Ableton Live Basics video course
My Ableton Live Basics video course is AVAILABLE NOW.
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There are two options:
• Video only (4.5 hours)
• Video + one hour of personal tuition / assistance (via Skype etc.)
As you know, I’ve been making all my music with Ableton Live for many years now, and I’m also officially an Ableton Certified Trainer.
I wanted to make this video to help YOU, too, to grasp how Ableton Live works and make music with it.
This video covers a 4.5-hours long session that first covers the main tools and techniques and then records the song from Session to Arrangement.
See the product page for full listing of topics that the video covers. I drop many little tips and tricks and thoughs between the main topics, too.
(NB: This is NOT a video about songwriting; this is a video that helps you use a very popular music-making software).
Video is suitable for both beginners as well as more experienced users who want to learn how to use Ableton Live.
Here’s my most-used mastering compressors.
I’ll describe how I use them.
• Slate Digital FG-Grey. This is an SSL 4000 modeling plugin, afaik. I mostly use it to tackle micro-dynamics if the mix has some really quick and peaky transients. This comp can do an insanely quick attack time (0.1 ms!) which is great for that, but you need to be careful to not introduce distortion with that. Why you need to squash those guys is they might trigger your other compressors. However, most of the time I squash those with Slate Digital Virtual Tape Machine, which is amazing on rounding off those peaks in a very musical fashion. And, I only do that if it’s needed (I never do any compression by default – actually I do hardly anything unless it’s needed). Modern transient emphasis tools cause problems sometimes when producers overdo them and don’t really listen to the mix without a limiter. Then, whey they disable the limiting and send the mix to me, it’s sometimes very peaky and overly punchy in a very snappy way.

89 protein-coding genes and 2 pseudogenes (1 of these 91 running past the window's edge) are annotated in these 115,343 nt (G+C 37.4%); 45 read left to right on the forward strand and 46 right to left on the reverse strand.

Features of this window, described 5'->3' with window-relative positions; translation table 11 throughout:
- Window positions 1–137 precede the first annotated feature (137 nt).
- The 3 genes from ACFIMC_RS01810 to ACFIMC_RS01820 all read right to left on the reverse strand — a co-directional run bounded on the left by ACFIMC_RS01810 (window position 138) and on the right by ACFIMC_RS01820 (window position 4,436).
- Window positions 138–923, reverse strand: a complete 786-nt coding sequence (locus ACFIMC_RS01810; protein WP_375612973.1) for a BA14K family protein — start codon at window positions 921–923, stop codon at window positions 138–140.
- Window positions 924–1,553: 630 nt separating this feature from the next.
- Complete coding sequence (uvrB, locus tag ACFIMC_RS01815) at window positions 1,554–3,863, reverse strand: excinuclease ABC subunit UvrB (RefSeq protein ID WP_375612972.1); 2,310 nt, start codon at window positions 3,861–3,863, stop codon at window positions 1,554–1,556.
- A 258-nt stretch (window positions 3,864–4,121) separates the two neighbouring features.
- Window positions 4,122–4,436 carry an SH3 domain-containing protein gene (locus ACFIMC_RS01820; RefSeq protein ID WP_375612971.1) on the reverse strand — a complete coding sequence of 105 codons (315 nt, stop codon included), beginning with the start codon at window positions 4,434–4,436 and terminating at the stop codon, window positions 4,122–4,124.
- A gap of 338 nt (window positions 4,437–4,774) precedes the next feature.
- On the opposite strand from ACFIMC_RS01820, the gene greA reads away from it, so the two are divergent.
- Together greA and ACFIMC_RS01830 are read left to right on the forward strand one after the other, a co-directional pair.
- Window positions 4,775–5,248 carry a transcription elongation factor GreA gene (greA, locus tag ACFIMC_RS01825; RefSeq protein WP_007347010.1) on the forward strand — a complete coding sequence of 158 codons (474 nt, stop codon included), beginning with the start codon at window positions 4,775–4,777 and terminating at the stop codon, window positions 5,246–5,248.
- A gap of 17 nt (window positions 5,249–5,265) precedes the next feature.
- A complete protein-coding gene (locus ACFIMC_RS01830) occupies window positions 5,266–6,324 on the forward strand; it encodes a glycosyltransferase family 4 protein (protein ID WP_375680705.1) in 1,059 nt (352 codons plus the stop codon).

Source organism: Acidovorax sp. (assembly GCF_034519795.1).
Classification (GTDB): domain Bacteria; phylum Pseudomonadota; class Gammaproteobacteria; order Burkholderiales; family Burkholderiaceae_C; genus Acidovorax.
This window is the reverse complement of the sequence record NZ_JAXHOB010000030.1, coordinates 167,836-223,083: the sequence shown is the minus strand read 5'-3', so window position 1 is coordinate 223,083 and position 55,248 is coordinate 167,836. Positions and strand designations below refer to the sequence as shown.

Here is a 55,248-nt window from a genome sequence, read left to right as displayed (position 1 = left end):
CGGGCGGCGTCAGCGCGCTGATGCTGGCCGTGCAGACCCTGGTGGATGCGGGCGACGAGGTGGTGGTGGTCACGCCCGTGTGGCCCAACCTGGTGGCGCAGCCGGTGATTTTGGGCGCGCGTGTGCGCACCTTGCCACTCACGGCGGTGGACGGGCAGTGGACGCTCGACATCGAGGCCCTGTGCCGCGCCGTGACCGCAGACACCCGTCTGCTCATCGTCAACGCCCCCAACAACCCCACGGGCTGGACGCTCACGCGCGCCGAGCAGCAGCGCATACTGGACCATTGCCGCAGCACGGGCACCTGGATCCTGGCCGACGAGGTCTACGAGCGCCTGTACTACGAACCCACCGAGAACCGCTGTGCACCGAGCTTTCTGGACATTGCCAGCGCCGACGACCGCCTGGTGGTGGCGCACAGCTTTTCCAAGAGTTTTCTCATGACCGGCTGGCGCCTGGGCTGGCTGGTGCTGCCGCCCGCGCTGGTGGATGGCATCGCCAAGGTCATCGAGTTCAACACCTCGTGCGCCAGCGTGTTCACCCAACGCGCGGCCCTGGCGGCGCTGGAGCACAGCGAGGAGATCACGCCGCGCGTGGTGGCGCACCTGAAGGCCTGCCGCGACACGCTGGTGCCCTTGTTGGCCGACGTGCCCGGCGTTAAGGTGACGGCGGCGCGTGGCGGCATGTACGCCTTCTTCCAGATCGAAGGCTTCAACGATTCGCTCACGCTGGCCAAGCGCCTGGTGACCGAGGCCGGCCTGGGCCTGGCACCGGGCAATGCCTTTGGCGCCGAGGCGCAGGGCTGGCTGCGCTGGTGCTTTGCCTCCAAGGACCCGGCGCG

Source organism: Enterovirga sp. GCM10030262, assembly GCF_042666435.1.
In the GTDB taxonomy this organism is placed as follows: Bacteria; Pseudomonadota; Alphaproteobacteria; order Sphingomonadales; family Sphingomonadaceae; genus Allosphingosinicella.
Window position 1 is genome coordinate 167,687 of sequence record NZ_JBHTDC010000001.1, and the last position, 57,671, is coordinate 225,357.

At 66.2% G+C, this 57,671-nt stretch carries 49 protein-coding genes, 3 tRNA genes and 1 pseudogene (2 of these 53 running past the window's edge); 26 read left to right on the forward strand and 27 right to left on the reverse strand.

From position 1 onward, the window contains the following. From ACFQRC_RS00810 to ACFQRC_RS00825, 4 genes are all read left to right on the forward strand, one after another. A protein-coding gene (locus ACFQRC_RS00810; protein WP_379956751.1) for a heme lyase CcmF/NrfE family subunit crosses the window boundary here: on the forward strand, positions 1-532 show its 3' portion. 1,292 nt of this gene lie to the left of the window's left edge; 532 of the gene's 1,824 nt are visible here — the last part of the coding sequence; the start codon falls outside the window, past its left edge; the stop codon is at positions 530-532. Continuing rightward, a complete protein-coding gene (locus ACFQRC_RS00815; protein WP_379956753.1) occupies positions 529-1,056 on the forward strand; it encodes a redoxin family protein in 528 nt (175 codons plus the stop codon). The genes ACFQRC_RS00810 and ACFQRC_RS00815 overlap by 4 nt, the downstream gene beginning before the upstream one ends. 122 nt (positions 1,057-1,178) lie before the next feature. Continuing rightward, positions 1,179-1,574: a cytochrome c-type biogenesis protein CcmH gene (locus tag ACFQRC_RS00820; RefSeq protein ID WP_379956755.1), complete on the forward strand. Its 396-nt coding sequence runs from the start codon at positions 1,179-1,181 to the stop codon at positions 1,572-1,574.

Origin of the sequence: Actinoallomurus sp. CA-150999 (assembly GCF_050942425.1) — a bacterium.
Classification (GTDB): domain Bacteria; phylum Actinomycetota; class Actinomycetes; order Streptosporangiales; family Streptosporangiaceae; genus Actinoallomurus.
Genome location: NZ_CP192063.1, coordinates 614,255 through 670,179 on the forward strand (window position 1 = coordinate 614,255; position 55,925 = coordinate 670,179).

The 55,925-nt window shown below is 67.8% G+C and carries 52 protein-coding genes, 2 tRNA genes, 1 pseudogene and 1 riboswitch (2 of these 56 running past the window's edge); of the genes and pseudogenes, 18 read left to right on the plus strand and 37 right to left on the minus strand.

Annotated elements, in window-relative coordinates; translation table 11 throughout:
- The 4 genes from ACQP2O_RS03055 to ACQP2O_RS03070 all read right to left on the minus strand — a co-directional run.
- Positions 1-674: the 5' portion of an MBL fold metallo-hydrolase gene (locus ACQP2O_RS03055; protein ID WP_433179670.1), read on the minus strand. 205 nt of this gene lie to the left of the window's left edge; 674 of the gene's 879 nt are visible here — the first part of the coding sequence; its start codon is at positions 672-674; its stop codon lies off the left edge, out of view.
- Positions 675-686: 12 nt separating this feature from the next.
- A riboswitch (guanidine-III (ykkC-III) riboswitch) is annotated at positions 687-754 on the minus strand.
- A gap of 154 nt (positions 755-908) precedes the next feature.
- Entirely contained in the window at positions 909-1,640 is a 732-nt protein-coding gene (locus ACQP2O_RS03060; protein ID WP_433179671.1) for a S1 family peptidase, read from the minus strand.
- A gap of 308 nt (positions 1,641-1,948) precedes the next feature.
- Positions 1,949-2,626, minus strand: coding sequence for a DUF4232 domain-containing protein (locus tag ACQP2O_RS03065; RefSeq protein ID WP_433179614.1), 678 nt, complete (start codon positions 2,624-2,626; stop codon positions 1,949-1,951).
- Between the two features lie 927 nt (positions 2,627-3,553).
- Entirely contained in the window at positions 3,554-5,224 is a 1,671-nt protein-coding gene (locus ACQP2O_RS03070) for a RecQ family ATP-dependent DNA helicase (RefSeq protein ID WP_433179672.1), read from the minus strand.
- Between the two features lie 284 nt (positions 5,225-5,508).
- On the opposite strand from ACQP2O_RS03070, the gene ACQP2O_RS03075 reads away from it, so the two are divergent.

• Fabfilter Pro-C. This is my trusted “VCA comp”. I only use this to tame strong and hard-hitting peaks – most of the time it’s the snare. Does a wonderful job in smoothing out drums that are hitting too loud. I never go for less than 10 ms attack (can be up to 30 ms), and always go for quickest release when doing that.
BTW, I’ve always found it’s easier to tame drums that are too loud than drums that are too quiet (e.g., if a snare isn’t loud enough, I either ask the producer to raise or use expansion – my fave expansion tool for that is Tokyo Dawn Nova EQ).
• UAD Shadow Hills.
This is a two-stage compressor.
In a nutshell, the first one is a slow compressor, which I use for smoothing out level variations between song sections. This less often happens in electronic music, but whenever I master rock or more acoustic styles, it’s natural that level rises in some sections. This can be desired, of course, but if it gets too loud in some parts, the optical part of Shadow Hills is a godsend. I always it as a “safety net” at least.